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Riemann zeta function

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Riemann zeta functionThe Riemann zeta function or EulerRiemann zeta function, (s), is a function of a complex variable s that analytically continues the sum of the infinite series which converges when the

real part of s is greater than1. More general representations of (s) for all s are given below. The Riemann zeta function plays a pivotal role in analytic number theory and has applications in physics, probability theory, and applied statistics. This function as a function of a real argument was introduced and studied by Leonhard Euler in the first half of the eighteenth century without using complex analysis, which was not available at that time. Bernhard Riemann in his memoir "On the Number of Primes Less Than a Given Magnitude" published in 1859 extended the Euler definition to a complex variable, proved its meromorphic continuation and functional equation and established a relation between its zeros and the distribution of prime numbers.[1]

Riemann zeta function (s) in the complex plane. The color of a point s encodes the value of (s): colors close to black denote values close to zero, while hue encodes the value's argument. The white spot at s=1 is the pole of the zeta function; the black spots on the negative real axis and on the critical line Re(s)=1/2 are its zeros. Values with arguments close to zero including positive reals on the real half-line are presented in red.

The values of the Riemann zeta function at even positive integers were computed by Euler. The first of them, (2), provides a solution to the Basel problem. In 1979 Apry proved the irrationality of (3). The values at negative integer points, also found by Euler, are rational numbers and play an important role in the theory of modular forms. Many generalizations of the Riemann zeta function, such as Dirichlet series, Dirichlet L-functions and L-functions, are known.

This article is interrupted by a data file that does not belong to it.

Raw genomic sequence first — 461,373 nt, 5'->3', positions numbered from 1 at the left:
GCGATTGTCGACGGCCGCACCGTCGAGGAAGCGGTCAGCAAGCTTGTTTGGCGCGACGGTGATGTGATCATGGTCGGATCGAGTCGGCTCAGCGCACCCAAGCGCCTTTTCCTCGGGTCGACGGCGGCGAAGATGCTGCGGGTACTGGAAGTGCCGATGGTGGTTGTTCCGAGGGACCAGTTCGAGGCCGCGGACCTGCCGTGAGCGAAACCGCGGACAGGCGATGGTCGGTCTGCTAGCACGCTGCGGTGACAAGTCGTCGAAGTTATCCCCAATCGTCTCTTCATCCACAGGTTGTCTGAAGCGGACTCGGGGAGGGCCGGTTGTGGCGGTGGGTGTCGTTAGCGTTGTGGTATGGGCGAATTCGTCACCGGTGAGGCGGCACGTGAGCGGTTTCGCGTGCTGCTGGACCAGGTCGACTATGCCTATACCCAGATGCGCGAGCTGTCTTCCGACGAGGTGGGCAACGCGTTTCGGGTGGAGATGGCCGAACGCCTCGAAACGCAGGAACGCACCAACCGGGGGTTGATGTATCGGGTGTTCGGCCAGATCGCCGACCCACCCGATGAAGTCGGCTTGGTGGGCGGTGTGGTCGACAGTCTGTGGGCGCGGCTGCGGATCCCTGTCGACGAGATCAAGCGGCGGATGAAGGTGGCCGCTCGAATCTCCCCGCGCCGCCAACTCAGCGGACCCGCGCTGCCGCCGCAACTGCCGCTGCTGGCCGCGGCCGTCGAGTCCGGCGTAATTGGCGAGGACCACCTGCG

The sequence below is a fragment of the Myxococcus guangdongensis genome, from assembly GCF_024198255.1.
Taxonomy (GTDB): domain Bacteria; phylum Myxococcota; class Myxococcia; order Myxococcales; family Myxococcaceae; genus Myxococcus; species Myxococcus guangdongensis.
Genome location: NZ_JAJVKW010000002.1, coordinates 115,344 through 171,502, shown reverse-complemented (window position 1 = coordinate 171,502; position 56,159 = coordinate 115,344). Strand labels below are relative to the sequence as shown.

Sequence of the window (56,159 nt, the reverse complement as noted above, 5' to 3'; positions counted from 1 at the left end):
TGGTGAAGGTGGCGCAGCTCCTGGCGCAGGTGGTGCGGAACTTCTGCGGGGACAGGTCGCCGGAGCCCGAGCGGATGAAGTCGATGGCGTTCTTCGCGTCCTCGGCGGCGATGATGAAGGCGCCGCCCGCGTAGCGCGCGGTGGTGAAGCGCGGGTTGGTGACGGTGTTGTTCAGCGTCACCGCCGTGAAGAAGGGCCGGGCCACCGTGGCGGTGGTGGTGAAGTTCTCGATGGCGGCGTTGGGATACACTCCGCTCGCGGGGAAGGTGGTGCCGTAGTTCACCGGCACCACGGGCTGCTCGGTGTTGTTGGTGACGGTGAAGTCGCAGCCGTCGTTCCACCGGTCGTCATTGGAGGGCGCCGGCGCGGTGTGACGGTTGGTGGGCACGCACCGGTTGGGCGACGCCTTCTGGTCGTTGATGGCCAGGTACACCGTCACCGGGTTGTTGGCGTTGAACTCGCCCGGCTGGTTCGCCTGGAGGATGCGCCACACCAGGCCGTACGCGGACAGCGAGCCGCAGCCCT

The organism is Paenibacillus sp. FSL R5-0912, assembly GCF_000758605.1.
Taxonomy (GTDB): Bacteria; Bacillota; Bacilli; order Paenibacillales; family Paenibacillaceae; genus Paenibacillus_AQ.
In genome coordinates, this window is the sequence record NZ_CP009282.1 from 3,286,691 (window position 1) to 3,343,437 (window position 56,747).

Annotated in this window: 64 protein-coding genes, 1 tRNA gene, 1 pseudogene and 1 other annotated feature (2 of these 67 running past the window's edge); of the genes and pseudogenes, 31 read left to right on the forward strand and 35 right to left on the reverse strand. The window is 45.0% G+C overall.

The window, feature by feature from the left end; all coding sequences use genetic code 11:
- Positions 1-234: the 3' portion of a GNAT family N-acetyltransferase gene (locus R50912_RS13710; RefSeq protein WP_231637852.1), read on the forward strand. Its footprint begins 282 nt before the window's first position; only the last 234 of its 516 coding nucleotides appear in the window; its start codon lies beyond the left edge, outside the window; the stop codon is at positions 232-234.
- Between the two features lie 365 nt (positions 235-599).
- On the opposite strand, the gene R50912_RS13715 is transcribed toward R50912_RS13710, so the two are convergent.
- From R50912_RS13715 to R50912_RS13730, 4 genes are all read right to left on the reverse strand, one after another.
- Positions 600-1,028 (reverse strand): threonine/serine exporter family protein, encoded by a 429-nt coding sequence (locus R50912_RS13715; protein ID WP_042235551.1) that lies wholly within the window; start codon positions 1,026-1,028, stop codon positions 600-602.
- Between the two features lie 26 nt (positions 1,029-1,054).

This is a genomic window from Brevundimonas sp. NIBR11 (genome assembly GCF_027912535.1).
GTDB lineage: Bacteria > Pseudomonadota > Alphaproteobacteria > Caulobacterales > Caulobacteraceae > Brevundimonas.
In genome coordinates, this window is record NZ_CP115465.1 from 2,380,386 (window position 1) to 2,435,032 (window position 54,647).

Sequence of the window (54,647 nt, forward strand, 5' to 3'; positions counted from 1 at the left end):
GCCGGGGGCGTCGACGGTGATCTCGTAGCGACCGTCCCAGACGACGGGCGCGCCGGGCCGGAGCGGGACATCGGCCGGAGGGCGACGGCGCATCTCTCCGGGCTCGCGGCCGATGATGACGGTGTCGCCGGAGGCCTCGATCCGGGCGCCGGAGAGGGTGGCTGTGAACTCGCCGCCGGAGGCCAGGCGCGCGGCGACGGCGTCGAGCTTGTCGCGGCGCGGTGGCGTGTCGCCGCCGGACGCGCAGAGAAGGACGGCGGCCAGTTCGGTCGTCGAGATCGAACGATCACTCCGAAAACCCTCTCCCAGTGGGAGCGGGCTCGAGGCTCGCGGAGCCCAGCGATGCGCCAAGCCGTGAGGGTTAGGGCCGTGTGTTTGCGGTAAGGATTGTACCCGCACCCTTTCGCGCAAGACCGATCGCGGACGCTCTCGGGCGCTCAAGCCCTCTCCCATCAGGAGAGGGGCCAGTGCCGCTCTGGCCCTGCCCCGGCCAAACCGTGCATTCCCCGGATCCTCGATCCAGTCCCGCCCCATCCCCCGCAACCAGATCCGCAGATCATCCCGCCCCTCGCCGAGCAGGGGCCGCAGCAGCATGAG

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DefinitionThe Riemann zeta function (s) is a function of a complex variable s=+it (here, s, and t are traditional notations associated with the study of the -function). The following infinite series converges for all complex numbers s with real part greater than1, and defines (s) in this case:

The Riemann zeta function is defined as the analytic continuation of the function defined for > 1 by the sum of the preceding series. Leonhard Euler considered the above series in 1740 for positive integer values of s, and later Chebyshev extended the definition to reals>1.[2] The above series is a prototypical Dirichlet series that converges absolutely to an analytic function for s such that > 1 and diverges for all other values of s. Riemann showed that the function defined by the series on the half-plane of convergence can be continued analytically to all complex values s 1. For s=1 the series is the harmonic series which diverges to +, andBernhard Riemann's article on the number of primes below a given magnitude.

Thus the Riemann zeta function is a meromorphic function on the whole complex s-plane, which is holomorphic everywhere except for a simple pole at s=1 with residue 1.

Specific valuesFor any positive even number 2n,

where B2n is a Bernoulli number; for negative integers, one has

for n 1, so in particular vanishes at the negative even integers because Bm = 0 for all odd m other than1. No such simple expression is known for odd positive integers.Riemann zeta function for real s>1 The values of the zeta function obtained from integral arguments are called zeta constants. The following are the most commonly used values of the Riemann zeta function.

(sequence A059750 in OEIS) this is employed in calculating of kinetic boundary layer problems of linear kinetic equations.[3]